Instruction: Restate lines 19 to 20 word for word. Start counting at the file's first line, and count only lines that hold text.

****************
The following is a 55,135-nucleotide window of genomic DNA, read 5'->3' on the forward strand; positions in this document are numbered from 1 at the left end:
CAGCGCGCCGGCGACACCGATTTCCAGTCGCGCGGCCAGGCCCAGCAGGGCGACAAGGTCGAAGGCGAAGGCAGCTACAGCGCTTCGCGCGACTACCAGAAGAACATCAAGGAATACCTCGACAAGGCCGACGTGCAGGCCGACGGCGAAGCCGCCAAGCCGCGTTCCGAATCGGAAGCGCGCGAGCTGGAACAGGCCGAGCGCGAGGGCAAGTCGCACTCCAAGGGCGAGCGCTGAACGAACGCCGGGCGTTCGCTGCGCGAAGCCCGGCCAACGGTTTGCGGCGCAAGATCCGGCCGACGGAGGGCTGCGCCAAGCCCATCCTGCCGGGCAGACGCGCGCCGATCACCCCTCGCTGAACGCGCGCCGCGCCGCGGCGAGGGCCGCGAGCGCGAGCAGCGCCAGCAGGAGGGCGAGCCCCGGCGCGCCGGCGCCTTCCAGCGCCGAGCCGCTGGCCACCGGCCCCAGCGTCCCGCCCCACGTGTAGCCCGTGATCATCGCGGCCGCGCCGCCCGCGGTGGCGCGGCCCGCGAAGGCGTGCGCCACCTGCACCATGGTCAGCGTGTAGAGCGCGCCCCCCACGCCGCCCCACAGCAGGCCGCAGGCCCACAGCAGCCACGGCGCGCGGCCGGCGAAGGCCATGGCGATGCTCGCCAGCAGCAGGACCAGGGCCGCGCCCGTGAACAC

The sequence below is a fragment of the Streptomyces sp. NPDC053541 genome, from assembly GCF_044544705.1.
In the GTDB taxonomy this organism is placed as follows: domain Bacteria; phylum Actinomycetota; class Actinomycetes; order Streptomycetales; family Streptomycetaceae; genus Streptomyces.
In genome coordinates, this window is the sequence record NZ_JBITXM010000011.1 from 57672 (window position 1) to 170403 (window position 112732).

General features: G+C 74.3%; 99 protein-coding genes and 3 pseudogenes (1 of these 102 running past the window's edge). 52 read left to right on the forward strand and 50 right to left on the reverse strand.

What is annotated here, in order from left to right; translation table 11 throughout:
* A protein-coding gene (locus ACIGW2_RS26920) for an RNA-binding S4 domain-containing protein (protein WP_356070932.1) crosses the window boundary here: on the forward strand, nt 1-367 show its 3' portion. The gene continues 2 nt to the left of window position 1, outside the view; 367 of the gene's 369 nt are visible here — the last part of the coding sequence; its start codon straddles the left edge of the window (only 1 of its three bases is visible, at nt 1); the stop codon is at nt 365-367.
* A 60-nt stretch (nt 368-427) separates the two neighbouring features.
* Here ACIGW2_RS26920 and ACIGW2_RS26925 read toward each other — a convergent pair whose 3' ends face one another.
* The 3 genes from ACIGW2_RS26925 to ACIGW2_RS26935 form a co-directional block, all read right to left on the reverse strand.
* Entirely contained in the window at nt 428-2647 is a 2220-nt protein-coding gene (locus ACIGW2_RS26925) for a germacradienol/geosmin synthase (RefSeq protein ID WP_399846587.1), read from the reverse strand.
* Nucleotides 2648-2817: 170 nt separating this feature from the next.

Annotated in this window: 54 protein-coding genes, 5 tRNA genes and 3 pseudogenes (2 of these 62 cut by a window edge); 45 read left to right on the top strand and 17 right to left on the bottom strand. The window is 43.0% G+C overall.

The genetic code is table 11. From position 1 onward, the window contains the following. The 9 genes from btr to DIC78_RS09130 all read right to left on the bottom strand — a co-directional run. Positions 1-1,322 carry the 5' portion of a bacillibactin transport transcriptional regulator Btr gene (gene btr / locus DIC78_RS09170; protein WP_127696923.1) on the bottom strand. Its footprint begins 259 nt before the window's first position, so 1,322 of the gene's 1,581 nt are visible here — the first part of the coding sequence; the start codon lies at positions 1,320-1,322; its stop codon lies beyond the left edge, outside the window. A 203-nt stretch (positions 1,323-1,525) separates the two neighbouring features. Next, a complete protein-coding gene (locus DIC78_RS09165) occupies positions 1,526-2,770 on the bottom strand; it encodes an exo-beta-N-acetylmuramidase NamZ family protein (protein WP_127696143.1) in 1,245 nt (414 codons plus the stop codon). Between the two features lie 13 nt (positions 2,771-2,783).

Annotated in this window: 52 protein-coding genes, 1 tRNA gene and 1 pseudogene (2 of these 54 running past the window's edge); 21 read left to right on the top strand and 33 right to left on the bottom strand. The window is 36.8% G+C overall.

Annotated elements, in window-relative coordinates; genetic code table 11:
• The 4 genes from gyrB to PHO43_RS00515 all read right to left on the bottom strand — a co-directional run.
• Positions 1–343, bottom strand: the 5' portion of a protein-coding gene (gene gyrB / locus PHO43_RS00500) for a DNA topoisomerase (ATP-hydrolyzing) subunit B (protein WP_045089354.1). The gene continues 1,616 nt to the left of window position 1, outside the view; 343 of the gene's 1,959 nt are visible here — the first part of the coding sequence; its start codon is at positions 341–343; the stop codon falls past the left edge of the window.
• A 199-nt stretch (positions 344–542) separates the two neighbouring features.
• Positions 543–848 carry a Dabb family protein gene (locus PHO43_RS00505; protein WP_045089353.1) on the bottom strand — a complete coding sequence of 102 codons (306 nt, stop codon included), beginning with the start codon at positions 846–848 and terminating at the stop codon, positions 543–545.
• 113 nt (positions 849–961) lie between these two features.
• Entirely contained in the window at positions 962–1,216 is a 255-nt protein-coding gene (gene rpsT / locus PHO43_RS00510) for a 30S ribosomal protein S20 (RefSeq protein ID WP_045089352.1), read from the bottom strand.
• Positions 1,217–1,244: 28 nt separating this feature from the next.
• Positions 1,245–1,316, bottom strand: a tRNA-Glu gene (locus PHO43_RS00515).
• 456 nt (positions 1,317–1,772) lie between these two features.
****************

• Positions 1–343, bottom strand: the 5' portion of a protein-coding gene (gene gyrB / locus PHO43_RS00500) for a DNA topoisomerase (ATP-hydrolyzing) subunit B (protein WP_045089354.1). The gene continues 1,616 nt to the left of window position 1, outside the view; 343 of the gene's 1,959 nt are visible here — the first part of the coding sequence; its start codon is at positions 341–343; the stop codon falls past the left edge of the window.
• A 199-nt stretch (positions 344–542) separates the two neighbouring features.